The heating element came as a kit from a pet superstore and cost around £40. The element is flat and is designed to fit inside the cage and gently irradiate the reptile with infra-red, keeping the cold-blooded creature at a steady temperature.

To ensure the poor thing isn't cooked, a temperature probe (in the right hand) connects with a thermostat (left hand) the latter located outside the box. This can be set to the ideal temperature, although the reptile has to leave the operator to work out what that is. For epoxy, the sweet spot is around 20 degreesC.

The irradiator was mounted using silver tape at the back of the box and the leads taken through to the outside. You might need to do surgery on the wiring to tidy it up and shorten the leads a bit.

The sensor was set quite low down. This is because any crystallisation of the resin will happen at the bottom of a tin of epoxy, so you want the 20 degreesC warmth to penetrate right to the lower part of the box. Only then should the power shut off. The sensor was positioned and held with thermal tape.

The lid to the box was also insulated, fitted with a pair of hinges and two magnetic catches were added. The whole box was also painted white but that's just an aesthetic detail. We also added a carry handle, as it would need to be hauled up some steep steps to get it on board.

Now up and running, the 'smart hot box' should keep a steady temperature within the box with little loss of temperature. Note the batons at the top allow the fitting of a shelf for smaller items, such as tubes of sealant or other temperature-sensitive products. Energy draw in is minimal, which is just as well as electricity to the hard standing is individually monitored for each project.

If you have made a hotbox or similar enclosure, Epoxycraft would love to hear about it.

See more stories and tips at

Related Articles

Wessex Resins offers free repair demonstrations
'How to use epoxy' demos at the RYA Dinghy Show 2020 Wessex Resins and Adhesives is offering free repair demonstrations on its stand C2 (Hall Three) at the RYA Dinghy Show, Alexandra Palace, 29th February to 1st March. Posted on 19 Feb
Cheetah Marine story from 1989
A prototype catamaran was built using epoxy resin glue Cheetah Marine's prototype catamaran was built in 1989 on the Isle of Wight. Founder, Sean Strevens, built her with thin marine ply and WEST SYSTEM® epoxy, the original and best marine grade epoxy. Posted on 4 Jan
Building a wooden dinghy with epoxy resin part 1
Steve Goodchild talks us through the Stornoway 16 build, starting with the jig In part one of this series of how to build a wooden dinghy Steve Goodchild takes us through choosing a design, and making a jig for his Stornoway 16. Posted on 30 Dec 2019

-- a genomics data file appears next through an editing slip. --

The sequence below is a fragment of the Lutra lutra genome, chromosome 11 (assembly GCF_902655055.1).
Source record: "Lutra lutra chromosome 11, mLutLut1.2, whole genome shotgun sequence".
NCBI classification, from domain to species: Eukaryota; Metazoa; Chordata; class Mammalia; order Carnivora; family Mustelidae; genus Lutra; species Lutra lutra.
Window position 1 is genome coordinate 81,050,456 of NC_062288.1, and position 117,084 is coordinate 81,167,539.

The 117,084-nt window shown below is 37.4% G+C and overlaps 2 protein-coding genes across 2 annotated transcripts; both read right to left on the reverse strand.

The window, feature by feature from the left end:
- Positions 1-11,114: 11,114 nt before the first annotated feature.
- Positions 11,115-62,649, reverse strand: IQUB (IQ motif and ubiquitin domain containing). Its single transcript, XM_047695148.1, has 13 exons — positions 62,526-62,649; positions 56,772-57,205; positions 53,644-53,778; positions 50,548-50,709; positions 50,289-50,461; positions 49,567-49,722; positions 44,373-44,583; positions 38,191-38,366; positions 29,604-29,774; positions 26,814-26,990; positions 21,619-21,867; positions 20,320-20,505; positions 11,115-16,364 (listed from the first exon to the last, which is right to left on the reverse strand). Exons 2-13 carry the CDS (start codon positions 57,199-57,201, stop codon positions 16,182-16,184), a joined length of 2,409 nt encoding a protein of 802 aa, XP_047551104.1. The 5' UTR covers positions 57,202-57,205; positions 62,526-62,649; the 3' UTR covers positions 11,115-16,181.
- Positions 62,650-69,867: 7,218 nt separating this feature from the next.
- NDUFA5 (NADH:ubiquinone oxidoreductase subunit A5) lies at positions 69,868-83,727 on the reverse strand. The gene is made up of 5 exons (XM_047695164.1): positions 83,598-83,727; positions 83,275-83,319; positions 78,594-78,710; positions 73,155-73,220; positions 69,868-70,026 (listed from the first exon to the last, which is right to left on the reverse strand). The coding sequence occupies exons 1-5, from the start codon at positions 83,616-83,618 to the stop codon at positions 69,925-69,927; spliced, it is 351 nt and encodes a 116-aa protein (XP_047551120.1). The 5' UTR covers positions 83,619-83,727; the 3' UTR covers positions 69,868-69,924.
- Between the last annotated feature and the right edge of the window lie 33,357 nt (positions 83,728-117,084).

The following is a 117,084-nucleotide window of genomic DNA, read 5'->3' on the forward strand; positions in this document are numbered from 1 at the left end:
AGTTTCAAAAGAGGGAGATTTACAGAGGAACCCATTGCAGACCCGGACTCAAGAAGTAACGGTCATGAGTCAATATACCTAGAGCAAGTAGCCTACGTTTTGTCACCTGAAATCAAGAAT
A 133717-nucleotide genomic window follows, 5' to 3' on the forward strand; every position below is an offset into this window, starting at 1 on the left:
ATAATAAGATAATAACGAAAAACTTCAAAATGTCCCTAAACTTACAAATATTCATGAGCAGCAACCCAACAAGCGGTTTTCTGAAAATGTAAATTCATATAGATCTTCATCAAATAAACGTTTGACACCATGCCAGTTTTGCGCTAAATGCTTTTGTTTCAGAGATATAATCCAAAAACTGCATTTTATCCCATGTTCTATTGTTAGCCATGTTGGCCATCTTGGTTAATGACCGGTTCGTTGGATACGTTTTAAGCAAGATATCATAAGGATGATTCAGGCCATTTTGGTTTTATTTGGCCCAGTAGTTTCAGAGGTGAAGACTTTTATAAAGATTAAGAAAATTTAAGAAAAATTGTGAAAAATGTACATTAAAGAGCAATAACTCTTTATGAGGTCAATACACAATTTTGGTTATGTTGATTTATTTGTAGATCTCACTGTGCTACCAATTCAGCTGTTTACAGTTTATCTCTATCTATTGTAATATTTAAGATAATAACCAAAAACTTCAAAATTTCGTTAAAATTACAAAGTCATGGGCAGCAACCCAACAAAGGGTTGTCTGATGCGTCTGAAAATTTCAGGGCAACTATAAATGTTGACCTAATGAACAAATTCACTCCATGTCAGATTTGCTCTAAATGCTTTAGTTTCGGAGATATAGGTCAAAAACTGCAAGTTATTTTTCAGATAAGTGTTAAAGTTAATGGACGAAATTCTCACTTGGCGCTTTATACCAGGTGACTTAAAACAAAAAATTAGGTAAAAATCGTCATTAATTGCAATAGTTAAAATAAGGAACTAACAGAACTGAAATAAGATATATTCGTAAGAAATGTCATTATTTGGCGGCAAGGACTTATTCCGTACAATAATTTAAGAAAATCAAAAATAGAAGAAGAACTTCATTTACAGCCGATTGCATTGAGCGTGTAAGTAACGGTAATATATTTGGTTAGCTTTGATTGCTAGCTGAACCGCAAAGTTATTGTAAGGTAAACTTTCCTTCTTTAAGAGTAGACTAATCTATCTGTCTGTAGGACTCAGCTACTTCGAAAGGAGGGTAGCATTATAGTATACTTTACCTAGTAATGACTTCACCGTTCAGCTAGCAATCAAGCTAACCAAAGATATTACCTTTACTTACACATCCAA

Epoxy-related presents for sailors
There's a whole range of different packs you could give If you're looking for presents for sailors, take inspiration from George Isted's recent win. He's giving some of this mega-bundle of epoxy goodies as gifts; sharing the epoxy magic as Christmas presents for sailors in his life. Posted on 12 Dec 2019
Building an 18th century Gajeta part 9
Amazing beauty of an old wooden design built with modern epoxy resin As you'll know, we've run a series on the build of a wooden Gajeta with epoxy resin at the Betina Shipyard in Croatia. In this final instalment we look back at where she started and what she became. From 3D design to the final item. Posted on 15 Nov 2019
Moulding an oil drip tray with epoxy resin
Techniques used here are good practice for bigger projects The beauty of epoxy, says Jake Kavanagh, is that it makes a tough, non-shrinking connection between various angles of wood, ideal when you want to make a plug for a custom mould. Which is why he wrote this article on how to make a oil drip tray. Posted on 8 Nov 2019
Flying High
J-TEC Composites interviewed about use of Wessex Resins and Adhesives James Newman, J-TEC Composites, says his favourite part of making products is the final outcome, when he sees the face of the customer realising the part 'does what they want it to do'. Posted on 31 Oct 2019
Spirit of Sustainability
Spirit Yachts interviewed about use of Wessex Resins and Adhesives "We've used epoxy made by Wessex Resins since we started," says Nigel Stuart. "We've continued to use them ever since. We've looked at all the other resins and their backup but nothing compares. Wessex products do what it says on the tin. Posted on 22 Oct 2019
Simon Maguire's insights into the Exocet Moth
David Johnson of Wessex Resins talks to the Maguire Boats owner at the Southampton Boat Show Simon Maguire, owner Maguire Boats, giving a unique insight into the design of the lightweight, multiple title winning, Exocet Moth as he talks with David Johnson at Southampton International Boat Show 2019. Posted on 30 Sep 2019
Wessex Resins and Adhesives announces line-up
Guest speakers for Southampton International Boat Show Wessex Resins and Adhesives has announced the line-up of guest speakers for its 'in conversation with' day at Southampton International Boat Show 2019. Posted on 4 Sep 2019
MBW newsletters (top)